Microbudget horror movies are ten-a-penny these days, and at least nine of those are unwatchable. So it’s rewarding to strike it lucky with a film like ‘Citadel’, an unsettling slice of urban nastiness. Aneurin Barnard is Tommy, a young single dad whose wife was murdered by the gang of feral kids who roam their Glasgow estate. But as the local potty-mouth priest (James Cosmo) warns him, these are no ordinary latchkey brats, but something far more dangerous – and they’re coming for Tommy’s daughter.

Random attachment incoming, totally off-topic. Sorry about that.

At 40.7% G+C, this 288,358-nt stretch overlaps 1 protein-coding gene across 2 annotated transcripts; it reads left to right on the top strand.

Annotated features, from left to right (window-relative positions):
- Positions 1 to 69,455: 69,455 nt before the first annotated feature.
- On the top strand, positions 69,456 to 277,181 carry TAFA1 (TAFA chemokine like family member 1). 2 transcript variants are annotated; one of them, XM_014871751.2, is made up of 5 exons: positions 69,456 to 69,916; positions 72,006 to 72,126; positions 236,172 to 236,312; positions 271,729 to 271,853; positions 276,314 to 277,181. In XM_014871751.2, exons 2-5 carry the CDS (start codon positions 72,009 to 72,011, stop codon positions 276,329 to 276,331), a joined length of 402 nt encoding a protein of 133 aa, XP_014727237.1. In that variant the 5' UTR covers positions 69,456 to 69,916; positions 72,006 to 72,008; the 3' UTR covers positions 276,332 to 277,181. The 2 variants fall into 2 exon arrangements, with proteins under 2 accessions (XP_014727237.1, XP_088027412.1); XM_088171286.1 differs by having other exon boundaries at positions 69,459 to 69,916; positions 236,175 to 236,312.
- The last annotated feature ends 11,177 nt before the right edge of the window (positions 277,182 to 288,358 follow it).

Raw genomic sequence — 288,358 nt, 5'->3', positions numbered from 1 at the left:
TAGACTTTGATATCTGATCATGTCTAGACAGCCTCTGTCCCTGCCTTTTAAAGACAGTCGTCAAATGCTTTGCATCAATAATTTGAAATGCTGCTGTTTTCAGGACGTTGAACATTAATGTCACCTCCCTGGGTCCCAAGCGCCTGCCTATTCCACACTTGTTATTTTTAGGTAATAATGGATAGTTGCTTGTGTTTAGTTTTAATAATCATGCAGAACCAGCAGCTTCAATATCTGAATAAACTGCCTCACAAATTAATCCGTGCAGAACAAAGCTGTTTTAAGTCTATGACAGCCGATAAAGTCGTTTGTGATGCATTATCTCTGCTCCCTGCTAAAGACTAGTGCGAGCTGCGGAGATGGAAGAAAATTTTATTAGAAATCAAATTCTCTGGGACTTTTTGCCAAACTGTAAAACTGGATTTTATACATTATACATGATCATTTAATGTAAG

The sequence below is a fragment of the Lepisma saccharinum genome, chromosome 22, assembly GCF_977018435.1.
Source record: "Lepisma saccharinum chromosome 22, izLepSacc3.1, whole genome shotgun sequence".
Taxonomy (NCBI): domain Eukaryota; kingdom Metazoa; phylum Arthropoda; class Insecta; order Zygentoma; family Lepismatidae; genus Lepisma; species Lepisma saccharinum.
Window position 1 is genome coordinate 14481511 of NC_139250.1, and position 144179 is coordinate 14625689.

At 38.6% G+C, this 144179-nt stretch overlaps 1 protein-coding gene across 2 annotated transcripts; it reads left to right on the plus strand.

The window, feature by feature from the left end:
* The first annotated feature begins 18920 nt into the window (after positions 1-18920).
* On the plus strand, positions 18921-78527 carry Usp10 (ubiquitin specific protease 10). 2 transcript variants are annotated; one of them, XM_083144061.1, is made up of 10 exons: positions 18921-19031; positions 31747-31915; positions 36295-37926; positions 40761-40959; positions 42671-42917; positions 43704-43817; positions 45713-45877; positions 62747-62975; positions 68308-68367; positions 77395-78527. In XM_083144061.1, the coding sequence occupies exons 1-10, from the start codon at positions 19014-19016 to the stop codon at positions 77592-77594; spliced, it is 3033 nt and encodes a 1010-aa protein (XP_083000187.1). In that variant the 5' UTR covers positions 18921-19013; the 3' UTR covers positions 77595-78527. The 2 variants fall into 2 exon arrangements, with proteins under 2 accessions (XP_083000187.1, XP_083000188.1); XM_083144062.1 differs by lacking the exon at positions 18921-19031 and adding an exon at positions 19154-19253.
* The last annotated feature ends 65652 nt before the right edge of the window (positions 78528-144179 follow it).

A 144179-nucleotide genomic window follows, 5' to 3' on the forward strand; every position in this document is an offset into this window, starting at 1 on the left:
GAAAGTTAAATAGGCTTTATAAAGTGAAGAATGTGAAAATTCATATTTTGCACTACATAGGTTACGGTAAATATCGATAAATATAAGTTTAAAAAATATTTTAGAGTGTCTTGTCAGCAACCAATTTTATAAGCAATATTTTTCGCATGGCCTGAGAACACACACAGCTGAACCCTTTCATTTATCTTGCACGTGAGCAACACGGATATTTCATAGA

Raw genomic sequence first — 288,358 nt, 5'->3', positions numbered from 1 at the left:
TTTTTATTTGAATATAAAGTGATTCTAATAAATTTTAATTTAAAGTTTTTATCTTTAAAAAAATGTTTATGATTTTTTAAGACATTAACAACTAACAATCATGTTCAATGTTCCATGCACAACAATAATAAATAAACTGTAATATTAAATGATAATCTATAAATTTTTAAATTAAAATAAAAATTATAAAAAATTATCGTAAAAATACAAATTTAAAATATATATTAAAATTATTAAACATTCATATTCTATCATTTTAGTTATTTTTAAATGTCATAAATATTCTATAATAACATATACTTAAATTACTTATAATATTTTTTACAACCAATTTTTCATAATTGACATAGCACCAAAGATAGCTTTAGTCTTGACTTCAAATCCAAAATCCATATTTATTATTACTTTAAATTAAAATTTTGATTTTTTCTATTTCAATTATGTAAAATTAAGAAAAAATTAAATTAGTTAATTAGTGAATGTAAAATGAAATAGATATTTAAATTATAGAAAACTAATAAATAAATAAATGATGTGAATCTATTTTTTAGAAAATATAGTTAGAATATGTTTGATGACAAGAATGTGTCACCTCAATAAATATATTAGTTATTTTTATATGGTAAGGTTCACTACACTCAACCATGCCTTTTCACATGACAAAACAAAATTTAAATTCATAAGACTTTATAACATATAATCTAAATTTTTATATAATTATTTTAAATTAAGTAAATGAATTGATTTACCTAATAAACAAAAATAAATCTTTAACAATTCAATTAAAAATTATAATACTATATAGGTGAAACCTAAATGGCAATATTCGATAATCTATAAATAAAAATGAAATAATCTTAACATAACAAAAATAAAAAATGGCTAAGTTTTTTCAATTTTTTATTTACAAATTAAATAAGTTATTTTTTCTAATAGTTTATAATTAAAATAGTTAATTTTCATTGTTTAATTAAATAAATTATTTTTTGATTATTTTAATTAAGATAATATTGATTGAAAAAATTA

‘Citadel’ doesn’t fully hold together: the characters are a bit thin, and the plotting can be clumsy and workmanlike. But first-time feature director Foy knows his horror, and the major setpieces – the devastating opening, a mid-film home invasion, the nailbitingly clammy climax – are seriously well handled. And despite its defiantly un-PC ‘fear-a-hoodie’ message, the film nails its urban setting, filling every frame with a richly sustained sense of despair, decay and dread.